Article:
Recommended live stream settings for

Reducing Latency

To prepare your streaming application for low-latency streaming, do the following. (Note: not all these options are available on every streaming application.)

  • On the video encoder, set IDR/Keyframe to a 2-second interval (or 1 second, for even lower end-to-end latency).
    If IDR/Keyframe is 2 seconds, stream-start latency will be approximately 9-12 seconds. If IDR/Keyframe is 1 second, stream-start latency will be approximately 6-8 seconds. Your video will be available for viewers and auto-recording only after the initial stream-start latency period.
    The shorter, 1-second keyframe interval has some QoS tradeoffs. It can cause the player’s adaptive bitrate streaming (ABR) to switch resolution more often; the segment size is smaller, so the ABR check happens more often. Buffering may increase due to increased resolution-switching and/or if the viewer’s network cannot download the segments fast enough. Evaluate these tradeoffs when deciding between a 1- or 2-second keyframe interval.
  • If available, set your encoder to zero-latency tuning within an x264 configuration.
  • Ensure that buffer size (VBV) does not exceed the average bitrate (kilobits-per-second) of the stream.

Avoid Third-Party Streaming/Forwarding Services

We strongly recommend you do not use third-party service to restream or forward content to InvitePeople. This will incur extra latency. For low latency, stream directly to InvitePeople.

Encoder Settings

Stream Ingest: Codecs, RTMPS, and Port 443

Codecs: InvitePeople supports H.264 for video and AAC (LC) for audio.

InvitePeople supports the most common secure ingest protocol used in streaming software and hardware, RTMPS (Real-Time Messaging Protocol over a TLS/SSL connection). InvitePeople streaming and playback require TLS version 1.2 or later.

Your video encoder must connect to InvitePeople ingest over the RTMPS protocol associated with outbound port 443/TCP. To ensure this, include the port in your ingest URL path; for example:



The stream’s resolution largely determines its bitrate and frame rate (frames-per-second, or FPS). Use the following guidelines; these are our recommendations. Note the resolutions shown below are landscape orientation (horizontal x vertical), so reverse these for portrait orientation.

High Quality (Full HD) 1080p (1920×1080) Good Quality (HD) 720p (1280×720) Acceptable Quality (SD) 480p (852×480)
Bitrate Up to 8500 Kbps Up to 4500 Kbps Up to 1500 Kbps
FPS 25, 30, 50 or 60 25, 30, 50 or 60 25 or 30
Keyframe interval 2 seconds 2 seconds 2 seconds

Bitrate, FPS, and resolution are interrelated. The optimal values depend on circumstances and can be complicated to determine. Our best guidance is to start with the values above and experiment if desired. The goal is clear and smooth motion of video components during streaming and good resolution within the available bandwidth. Increasing frame rate and/or resolution increases overall video quality, but this is necessarily limited by bandwidth.

InvitePeople supports framerates up to 60 FPS. The higher the framerate, the better the quality — as long as there is adequate bitrate bandwidth.

Video Settings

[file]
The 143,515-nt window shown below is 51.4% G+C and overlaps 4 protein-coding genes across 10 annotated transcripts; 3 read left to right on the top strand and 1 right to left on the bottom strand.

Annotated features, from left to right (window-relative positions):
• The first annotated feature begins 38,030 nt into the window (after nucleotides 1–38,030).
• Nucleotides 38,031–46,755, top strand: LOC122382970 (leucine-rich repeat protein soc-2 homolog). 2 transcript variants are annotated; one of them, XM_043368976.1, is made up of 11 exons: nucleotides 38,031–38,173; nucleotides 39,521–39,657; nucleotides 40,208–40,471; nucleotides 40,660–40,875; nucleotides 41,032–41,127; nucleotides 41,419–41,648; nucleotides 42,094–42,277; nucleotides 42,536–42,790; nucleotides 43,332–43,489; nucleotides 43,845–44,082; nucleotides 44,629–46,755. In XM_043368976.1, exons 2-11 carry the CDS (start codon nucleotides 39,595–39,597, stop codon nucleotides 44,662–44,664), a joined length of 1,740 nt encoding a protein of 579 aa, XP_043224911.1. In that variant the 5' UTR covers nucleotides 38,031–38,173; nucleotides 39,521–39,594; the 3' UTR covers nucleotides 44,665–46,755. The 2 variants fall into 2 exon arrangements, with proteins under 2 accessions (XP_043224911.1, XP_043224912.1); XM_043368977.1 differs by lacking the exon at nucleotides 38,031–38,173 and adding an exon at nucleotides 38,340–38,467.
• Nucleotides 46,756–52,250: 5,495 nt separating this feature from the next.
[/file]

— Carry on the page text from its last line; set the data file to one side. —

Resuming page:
We recommend the following settings. They are available to most H.264 video-encoding software or hardware APIs.

  • On the video encoder, set IDR/Keyframe to a 2-second interval (or 1 second, for even lower end-to-end latency).
  • H.264 level: Main
  • Scene change: Off (preferred)
  • Chroma subsample: YUV420P
  • CABAC: Preferred

Audio Settings

We support the following settings:

  • Codec: AAC (LC)
  • Bitrate: anything up to 320 Kbps
  • Sample rate: 44.1 Khz or 48 Khz (it is best to match your production audio flow)
  • Channels: Maximum 2 – Stereo (1: mono or 2: stereo audio channel support)

Use CBR, Not VBR

Always use CBR (Constant BitRate), not VBR (Variable BitRate), as the rate-control method for encoders. CBR is better suited for the fixed-bandwidth nature of networks, and it produces more predictable, stable video playback for client devices. With a consistent bitrate, it is easy for viewers to select a quality level that their connection can handle over time.

Depending on the complexity of the scene, VBR can result in spikes in bitrate, which can cause frame drops before the video reaches InvitePeople and/or buffering in client players.

We strongly recommend you only use CBR. If you use VBR, your streams will be more subject to buffering and playback that is not smooth.

Use Progressive Signals

Use progressive signal flows; avoid any interlaced video in production flow and/or encoding. Progressive stream signals yield much better playback quality displaying a whole frame at a time, avoiding any motion artifacting that is produced when displaying an interlaced signal.

Network Requirements

You must have a stable internet connection that can maintain an adequate, constant upload stream. An unstable internet connection could result in stream stuttering and lagging for your viewers.

Use wired connections. WiFi and LTE connections can be spotty or suffer from interference or latency due to bad QoS/packet-queue prioritization. Whenever possible, rely on a hardwired connection for streams.

Plan to allocate 50% more bandwidth than the minimum required. The overhead is added to compensate for the bitrate fluctuations in encoding of a video bitstream.

Use a dedicated Internet VLAN to encoding machines. Keeping the encoder on a separate network prevents potentially disruptive effects, including: pollution by traffic, bandwidth bottlenecks and adverse security factors.